When my first love died, I learned a lot of things. Things I didn’t ever want to know, things that have changed my life, crashed and burned my life; even, eventually, bettered my life in small but significant ways.
I was twenty two and he was twenty six, and we weren’t together when it happened. We weren’t ever officially “together,” though there’d been a decade of intense and passionate connection between us. Of secrets, and sex, and infatuation, infantile and otherwise. He died in another girl’s home, in a fire, and she died too. I never asked if they were together. I never asked anything, except How am I going to live without the one person I could never imagine the world not containing?
I don’t think I have ever answered that question quite to my satisfaction, though it’s eighteen years and several loves later.
I wrote poems after he died. Book dedications. Had near-constant dreams where he came back to me, kind and generous as he never was in life, wanting to be my husband. I could smell his scent, and then, after a while, couldn’t. Remember the way he said my name, sweet, or cajoling, or even reproving as the mood took him. The way sweat would bead on the top of his nose when he drank or got up to no good. The booming sound of his cough, the wild and ferocious gleam in his blue eyes when he got an evil idea in his head. These things I haven’t forgot.
The whole first year after was just me, poleaxed, trying to breathe and not scream, not tear aside walls with my fingernails until, somehow, I might find him.
And for seven more after that, I sought him in bottles, and strange beds, and bulimia.
I didn’t find him, but I did, in pieces, find a greater understanding of life. I understood true unfairness for the first time, and powerlessness, and, in a certain way, strength. You survive the loss of something you think is impossible to lose, and yet, there you still are. You are, whether you like it or not. You stand on two feet, however wobbly, and your blood still sloshes around your body and your lungs still billow with what passes for breath.
My lungs, my lungs. Somehow, with loss, it is always about the breath.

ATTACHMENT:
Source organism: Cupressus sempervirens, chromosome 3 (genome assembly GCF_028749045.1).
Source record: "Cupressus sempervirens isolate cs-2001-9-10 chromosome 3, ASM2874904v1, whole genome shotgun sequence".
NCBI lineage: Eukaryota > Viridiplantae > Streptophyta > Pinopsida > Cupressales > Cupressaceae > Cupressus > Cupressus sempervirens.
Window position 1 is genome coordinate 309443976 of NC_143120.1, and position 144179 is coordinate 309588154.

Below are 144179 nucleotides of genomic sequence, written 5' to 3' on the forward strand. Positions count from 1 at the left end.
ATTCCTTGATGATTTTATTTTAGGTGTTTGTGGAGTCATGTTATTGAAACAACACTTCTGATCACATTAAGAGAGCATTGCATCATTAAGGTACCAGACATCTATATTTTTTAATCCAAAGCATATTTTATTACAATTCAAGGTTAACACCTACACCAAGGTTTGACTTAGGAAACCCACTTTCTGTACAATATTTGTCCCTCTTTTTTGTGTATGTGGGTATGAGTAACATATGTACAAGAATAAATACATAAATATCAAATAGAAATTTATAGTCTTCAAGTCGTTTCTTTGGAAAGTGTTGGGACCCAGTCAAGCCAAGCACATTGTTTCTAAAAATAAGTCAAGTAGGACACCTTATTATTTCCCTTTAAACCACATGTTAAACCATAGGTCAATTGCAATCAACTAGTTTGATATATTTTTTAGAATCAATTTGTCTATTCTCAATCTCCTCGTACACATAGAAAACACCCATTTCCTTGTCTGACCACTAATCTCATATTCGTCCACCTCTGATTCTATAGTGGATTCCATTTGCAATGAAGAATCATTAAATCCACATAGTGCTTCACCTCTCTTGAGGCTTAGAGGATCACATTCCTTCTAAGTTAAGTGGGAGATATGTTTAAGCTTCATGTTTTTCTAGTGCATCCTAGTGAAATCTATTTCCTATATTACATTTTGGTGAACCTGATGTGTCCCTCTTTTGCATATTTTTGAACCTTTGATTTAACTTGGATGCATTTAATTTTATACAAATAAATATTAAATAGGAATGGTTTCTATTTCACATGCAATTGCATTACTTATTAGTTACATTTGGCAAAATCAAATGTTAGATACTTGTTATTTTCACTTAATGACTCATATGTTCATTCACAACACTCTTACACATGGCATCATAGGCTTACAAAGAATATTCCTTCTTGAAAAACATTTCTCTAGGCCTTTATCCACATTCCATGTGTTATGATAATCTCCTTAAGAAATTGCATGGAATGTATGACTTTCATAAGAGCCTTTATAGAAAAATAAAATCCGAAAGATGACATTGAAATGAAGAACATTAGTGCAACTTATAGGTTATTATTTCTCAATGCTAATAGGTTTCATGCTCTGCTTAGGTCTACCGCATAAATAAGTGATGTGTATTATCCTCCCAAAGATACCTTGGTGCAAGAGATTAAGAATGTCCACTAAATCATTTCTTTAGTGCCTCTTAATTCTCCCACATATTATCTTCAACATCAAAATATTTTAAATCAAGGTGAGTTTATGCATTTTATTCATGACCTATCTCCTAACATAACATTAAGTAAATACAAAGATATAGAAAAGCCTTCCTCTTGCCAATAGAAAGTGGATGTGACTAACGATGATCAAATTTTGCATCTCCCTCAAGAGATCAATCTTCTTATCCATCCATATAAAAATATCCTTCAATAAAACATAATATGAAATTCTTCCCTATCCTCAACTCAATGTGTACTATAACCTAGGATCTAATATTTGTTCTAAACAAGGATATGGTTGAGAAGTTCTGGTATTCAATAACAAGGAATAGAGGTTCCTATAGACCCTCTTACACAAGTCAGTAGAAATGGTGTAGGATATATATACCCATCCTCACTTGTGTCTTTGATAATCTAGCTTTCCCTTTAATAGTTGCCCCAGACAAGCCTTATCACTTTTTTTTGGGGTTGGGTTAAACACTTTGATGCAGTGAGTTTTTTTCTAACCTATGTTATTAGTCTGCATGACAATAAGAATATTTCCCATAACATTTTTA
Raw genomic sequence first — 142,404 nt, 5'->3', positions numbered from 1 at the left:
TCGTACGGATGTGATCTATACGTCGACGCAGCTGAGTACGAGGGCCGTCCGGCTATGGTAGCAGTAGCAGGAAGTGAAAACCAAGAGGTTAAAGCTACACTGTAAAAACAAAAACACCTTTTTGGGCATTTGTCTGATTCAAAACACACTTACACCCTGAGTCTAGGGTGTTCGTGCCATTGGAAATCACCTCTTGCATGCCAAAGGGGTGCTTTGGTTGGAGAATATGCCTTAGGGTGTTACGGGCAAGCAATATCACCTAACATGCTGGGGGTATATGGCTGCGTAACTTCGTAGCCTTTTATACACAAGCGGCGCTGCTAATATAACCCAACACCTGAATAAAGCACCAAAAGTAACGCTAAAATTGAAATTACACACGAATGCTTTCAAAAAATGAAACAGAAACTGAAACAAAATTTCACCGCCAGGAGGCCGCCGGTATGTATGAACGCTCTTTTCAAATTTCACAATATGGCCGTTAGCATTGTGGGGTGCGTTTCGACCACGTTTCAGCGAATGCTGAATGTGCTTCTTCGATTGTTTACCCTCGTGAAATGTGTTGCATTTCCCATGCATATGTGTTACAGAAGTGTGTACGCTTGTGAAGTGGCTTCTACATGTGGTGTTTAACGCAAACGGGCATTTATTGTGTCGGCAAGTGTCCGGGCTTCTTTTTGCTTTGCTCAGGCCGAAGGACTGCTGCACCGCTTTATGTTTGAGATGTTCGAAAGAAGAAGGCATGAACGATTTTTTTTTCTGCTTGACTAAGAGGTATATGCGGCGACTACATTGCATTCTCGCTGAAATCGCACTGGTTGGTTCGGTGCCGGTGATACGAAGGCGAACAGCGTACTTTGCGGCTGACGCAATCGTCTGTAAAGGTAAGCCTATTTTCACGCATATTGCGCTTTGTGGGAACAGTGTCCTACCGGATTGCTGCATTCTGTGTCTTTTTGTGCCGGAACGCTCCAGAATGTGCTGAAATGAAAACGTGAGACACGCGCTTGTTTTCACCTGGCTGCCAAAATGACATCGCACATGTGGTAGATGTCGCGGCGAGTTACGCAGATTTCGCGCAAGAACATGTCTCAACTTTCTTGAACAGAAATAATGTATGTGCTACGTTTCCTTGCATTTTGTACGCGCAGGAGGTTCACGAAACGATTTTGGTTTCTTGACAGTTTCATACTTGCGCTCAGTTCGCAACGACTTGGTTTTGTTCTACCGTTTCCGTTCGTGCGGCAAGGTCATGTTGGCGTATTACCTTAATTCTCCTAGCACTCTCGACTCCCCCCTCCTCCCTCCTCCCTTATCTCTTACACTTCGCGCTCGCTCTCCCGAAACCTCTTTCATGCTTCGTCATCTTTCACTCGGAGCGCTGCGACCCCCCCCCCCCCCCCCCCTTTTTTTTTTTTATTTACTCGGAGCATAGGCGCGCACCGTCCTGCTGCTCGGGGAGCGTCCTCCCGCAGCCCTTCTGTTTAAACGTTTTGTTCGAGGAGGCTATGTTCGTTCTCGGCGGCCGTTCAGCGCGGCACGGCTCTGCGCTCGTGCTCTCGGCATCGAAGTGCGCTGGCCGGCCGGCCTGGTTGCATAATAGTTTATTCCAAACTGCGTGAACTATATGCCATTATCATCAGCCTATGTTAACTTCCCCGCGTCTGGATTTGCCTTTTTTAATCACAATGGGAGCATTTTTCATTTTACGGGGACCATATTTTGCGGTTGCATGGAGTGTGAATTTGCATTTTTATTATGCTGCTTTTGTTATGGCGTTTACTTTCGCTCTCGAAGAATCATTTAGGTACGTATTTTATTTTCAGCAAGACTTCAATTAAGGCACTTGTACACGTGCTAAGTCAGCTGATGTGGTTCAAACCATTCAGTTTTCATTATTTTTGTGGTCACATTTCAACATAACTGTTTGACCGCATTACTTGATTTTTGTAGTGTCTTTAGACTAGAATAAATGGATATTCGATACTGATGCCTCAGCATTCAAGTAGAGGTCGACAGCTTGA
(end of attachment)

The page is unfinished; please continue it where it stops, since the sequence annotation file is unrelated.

After he died, I was able to quit smoking. I just told myself that cigarettes were dead like him, and nothing could bring them back. I could mourn, and ache, and sweat it out, want them fierce like nothing else, but they weren’t coming back and I had to live without them.
I had to, and I did. And eighteen years later I still don’t smoke.
And I still miss that boy, who died around this time of year.
Now I’ve lost another love, though this one to sanity and circumstance rather than death. The loss isn’t the same scream of disbelief; it’s not the cry of shocked anguish (everyone and their brother saw this one coming), but it’s again a rent in the fabric of my breath, my sangfroid, my fantasies of a future together. I can long for this live boy, it seems, every bit as deeply as I did for the one who died.
Somehow knowing I survived this and worse once before is no comfort. I had forgotten what a wound it is, how a thousand times an hour you can find your breath stopped in your chest, a bargain with the universe brewing behind your lips to make it just not true, just not today, just please, can’t I have what I want this one more time?
And when the answer is no, you can’t?
There’s no air left when you know that answer. It’s all turned into a fist inside your throat, a stranglehold that suffocates and makes you think, no, this time I won’t survive.
Or worse, you will, but it won’t get better. It’ll always be this loss-loss-loss-loss-loss.
But that’s silly, says the voice of reason and time and experience. Take a deep breath. You’ll survive.
I know I’m looking at long weeks, or months before I’m totally okay. And maybe “totally okay” isn’t even what it will be. I met a man recently who told me he’d had his heart broken not that long before. I said, “How did you get over it?” and he said, “You don’t get over it. You just find a way to carry it with you.”
It wasn’t the answer I wanted. I wanted, “Take two of these and call me in the morning,” or “The fever will break in a couple of weeks, and you’ll be back to yourself in no time.”
You’re never back to who you were, though, are you? You’re someone new, with a life that took a left turn and isn’t going to look the way you expected it to, not ever again.
Yet it’s not the expectations I miss. It’s those blue eyes, then those brown eyes, that each in their own time made me catch my breath.